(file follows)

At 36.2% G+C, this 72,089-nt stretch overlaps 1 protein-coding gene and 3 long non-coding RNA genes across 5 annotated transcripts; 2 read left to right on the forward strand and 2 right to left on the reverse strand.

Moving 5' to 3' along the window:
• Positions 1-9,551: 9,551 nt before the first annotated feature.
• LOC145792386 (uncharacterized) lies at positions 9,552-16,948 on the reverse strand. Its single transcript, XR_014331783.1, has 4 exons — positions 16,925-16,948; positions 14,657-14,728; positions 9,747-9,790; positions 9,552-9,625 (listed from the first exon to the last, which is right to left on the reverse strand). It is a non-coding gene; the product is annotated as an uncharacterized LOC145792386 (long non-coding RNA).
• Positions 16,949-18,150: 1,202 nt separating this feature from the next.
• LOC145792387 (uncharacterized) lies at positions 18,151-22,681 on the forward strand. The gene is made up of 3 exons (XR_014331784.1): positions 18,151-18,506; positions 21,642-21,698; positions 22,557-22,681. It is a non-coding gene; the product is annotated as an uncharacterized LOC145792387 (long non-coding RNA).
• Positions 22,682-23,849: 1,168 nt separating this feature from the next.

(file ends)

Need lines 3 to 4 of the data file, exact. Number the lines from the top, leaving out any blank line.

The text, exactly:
• Positions 1-9,551: 9,551 nt before the first annotated feature.
• LOC145792386 (uncharacterized) lies at positions 9,552-16,948 on the reverse strand. Its single transcript, XR_014331783.1, has 4 exons — positions 16,925-16,948; positions 14,657-14,728; positions 9,747-9,790; positions 9,552-9,625 (listed from the first exon to the last, which is right to left on the reverse strand). It is a non-coding gene; the product is annotated as an uncharacterized LOC145792386 (long non-coding RNA).